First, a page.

Photo: Wikimedia Commons.

Wasps rarely go out of their way to sting, but may become hostile if threatened. Here’s how to handle a potential wasp infestation at your rental property.

Know your enemy

Wasps vary enormously depending on the species. Most have two pairs of wings and a pinched waist. They will vary in size from almost microscopic to a couple of cm in length, and range in colour from black to more vibrant metallic greens and blues.

You might have a problem with wasps if… 

You spot a wasp or hornet nest on your property. Finding it will be relatively simple – most wasps try to set up camp in mid-summer, so if you spot a constant stream of wasps flying in the one direction, you can assume a nest is nearby. They like building their nests near food sources, so if you’re being bombarded with wasps at home, chances are that they’ve found a food source and are attempting to build their nest nearby.
As you search your home, you might stumble across old, dead nests from previous years. Don’t stress – wasps will not reuse old nests.

Why are there wasps in my house?

Wasps are attracted to flowers and plant life, so it’s no wonder they flock to eaves and gutters on the exterior of your home. If you don’t cover up your rubbish properly (or regularly empty it), you’ll probably find this draws them in too. Patios and other outdoor eating areas are another hot spot for wasps – they’ll go looking for any crumbs or sticky surfaces from spilled drinks. If your home has plenty of insects and spiders around, they’ll also invite hungry wasps into the mix. 


Photo: Flickr/John Tann.

Where will the wasps hide?

Crevices and food sources aside, wasps may also try to build their nests indoors (which isn’t ideal for anyone). If you find swarms of wasps in your home, you might have a nest built inside a crack in your cupboard or in a door that has loosened. Do you have recessed lights in your ceiling? This can also attract wasps.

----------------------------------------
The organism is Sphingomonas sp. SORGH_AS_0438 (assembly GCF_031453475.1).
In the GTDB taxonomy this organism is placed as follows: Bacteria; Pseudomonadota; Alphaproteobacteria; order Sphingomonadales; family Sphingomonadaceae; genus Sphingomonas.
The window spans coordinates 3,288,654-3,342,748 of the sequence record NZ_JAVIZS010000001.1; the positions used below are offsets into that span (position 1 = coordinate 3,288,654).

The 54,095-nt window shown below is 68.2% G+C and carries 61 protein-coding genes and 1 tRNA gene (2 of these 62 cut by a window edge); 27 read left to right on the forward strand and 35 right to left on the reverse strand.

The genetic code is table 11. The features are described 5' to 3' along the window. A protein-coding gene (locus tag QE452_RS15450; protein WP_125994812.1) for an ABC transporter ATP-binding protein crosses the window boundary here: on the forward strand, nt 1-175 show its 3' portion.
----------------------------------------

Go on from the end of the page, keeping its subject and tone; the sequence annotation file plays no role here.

Steps to take against wasps 

The best way to stop wasps from kicking into gear with their nesting behaviour, you should try to take preventative action in Spring and Summer. Seal off any entry points to your home because any changing weather patterns may open small crevices around your doors and windows that opportunistic wasps will love. Is your home’s insulation suffering? It could be a sign that your rental is vulnerable to nesting activity.
Take away any food sources that might attract wasps, including pet food and old leftovers. Try not to leave open soft drink cans or sugary foods lying around your home or backyard. If you have a birdhouse on your property, line the area under the roof with aluminium fool – it will help to avoid nests. Another hot tip is to line the underside of the roof with a common bar soap to last you through a season of nesting.

Are landlords or tenants responsible for a wasp infestation?

No one wants to deal with a wasp infestation. As a tenant, you’ll be responsible for the eradication of wasps in or around your property if the infestation occurs after you move in and if the infestation was caused by your lack of cleanliness. For example, if you’ve been living in your rental for several months and a wasp infestation occurs, you will usually have to pay for the pest control service.
The landlord will generally be responsible to sort the pest control out if wasps are present in a wall cavity or similar, or if they were present at the start of the tenancy. is Australia's largest company dedicated to renters and is owned and operated by ASX-listed Limited (RNT:ASX). For over 15 years, has exclusively focused on making renters' lives easier by making it easier to find a property, secure it, move in and pay rent.